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    ABSTRACT: Despite their very different historical origins as scientific disciplines, parasitology and marine ecology have already combined successfully to make important contributions to our understanding of the functioning of natural ecosystems. For example, robust assessments of the contribution of parasites to ecosystem biomass and energetics, and of their impact on community-wide biodiversity and food web structure, have all been made for the first time in marine systems. Nevertheless, for the marriage between parasitology and marine ecology to remain fruitful, several challenges must first be overcome. We discuss seven such challenges on the road to a greater synergy between these disciplines: (1) Raising awareness of parasitism as an ecological force by increasing the proportion of articles about parasites and diseases in marine ecology journals; (2) Making greater use of theory and conceptual frameworks from marine ecology to guide parasitological research; (3) Speeding up or at least maintaining the current rate at which marine parasites are found and described; (4) Elucidating a greater proportion of life cycles in all major groups of marine parasites; (5) Increasing the number of host-parasite model systems on which our knowledge is based; (6) Extending parasitological research offshore and into ocean depths; (7) Developing, as needed, new epidemiological theory and transmission models for the marine environment. None of these challenges is insurmountable, and addressing just a few of them should guarantee that parasitology and marine ecology will continue to join forces and make further substantial contributions.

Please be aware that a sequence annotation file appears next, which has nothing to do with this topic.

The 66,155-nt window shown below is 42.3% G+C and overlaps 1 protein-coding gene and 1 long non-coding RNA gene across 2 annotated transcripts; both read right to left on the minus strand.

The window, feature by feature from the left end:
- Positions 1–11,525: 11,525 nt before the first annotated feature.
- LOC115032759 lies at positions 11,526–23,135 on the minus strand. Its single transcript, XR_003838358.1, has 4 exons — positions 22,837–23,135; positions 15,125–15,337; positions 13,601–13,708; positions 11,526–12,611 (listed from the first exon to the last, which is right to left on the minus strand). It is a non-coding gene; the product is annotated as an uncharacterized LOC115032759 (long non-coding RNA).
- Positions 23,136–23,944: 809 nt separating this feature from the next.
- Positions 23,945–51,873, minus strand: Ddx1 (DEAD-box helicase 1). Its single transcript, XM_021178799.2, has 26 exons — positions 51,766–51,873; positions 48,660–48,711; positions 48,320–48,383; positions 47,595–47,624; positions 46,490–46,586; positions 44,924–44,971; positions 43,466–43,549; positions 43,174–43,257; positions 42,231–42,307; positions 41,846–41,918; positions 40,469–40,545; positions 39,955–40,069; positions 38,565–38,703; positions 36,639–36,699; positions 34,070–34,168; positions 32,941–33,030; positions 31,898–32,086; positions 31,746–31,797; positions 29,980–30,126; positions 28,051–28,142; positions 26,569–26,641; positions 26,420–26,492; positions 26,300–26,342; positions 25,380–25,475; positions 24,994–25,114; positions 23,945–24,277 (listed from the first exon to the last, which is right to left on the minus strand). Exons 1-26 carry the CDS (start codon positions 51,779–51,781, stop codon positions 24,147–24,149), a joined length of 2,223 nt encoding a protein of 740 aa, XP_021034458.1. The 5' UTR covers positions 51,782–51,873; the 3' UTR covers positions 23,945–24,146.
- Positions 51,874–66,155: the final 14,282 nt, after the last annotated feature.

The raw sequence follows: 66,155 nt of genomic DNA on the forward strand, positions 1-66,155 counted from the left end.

Journal of Sea Research 11/2014; in press(on-line). DOI:10.1016/j.seares.2014.10.019 · 1.99 Impact Factor
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    ABSTRACT: 1. Meta-analysis has become a standard way of summarizing empirical studies in many fields, including ecology and evolution. In ecology and evolution, meta-analyses comparing two groups (usually experimental and control groups) have almost exclusively focused on comparing the means, using standardized metrics such as Cohen's / Hedges’ d or the response ratio.2. However, an experimental treatment may not only affect the mean but also the variance. Investigating differences in the variance between two groups may be informative, especially when a treatment influences the variance in addition to or instead of the mean.3. In this paper, we propose the effect size statistic, lnCVR (the natural logarithms of the ratio between the coefficients of variation, CV, from two groups), which enables us to meta-analytically compare differences between the variability of two groups. We illustrate the use of lnCVR with examples from ecology and evolution.4. Further, as an alternative approach to the use of lnCVR, we propose the combined use of (the log standard deviation) and (the log mean) in a hierarchical (linear mixed) model. The use of with overcomes potential limitations of lnCVR and it provides a more flexible, albeit more complex, way to examine variation beyond two group comparisons. Relevantly, we also refer to the potential use of and lnCV (the log CV) in the context of comparative analysis.5. Our approaches to compare variability could be applied to already published meta-analytic datasets that compare two-group means to uncover potentially overlooked effects on the variance. Additionally, our approaches should be applied to future meta-analyses, especially when one suspects a treatment has an effect not only on the mean, but also on the variance. Notably, the application of the proposed methods extends beyond the fields of ecology and evolution.This article is protected by copyright. All rights reserved.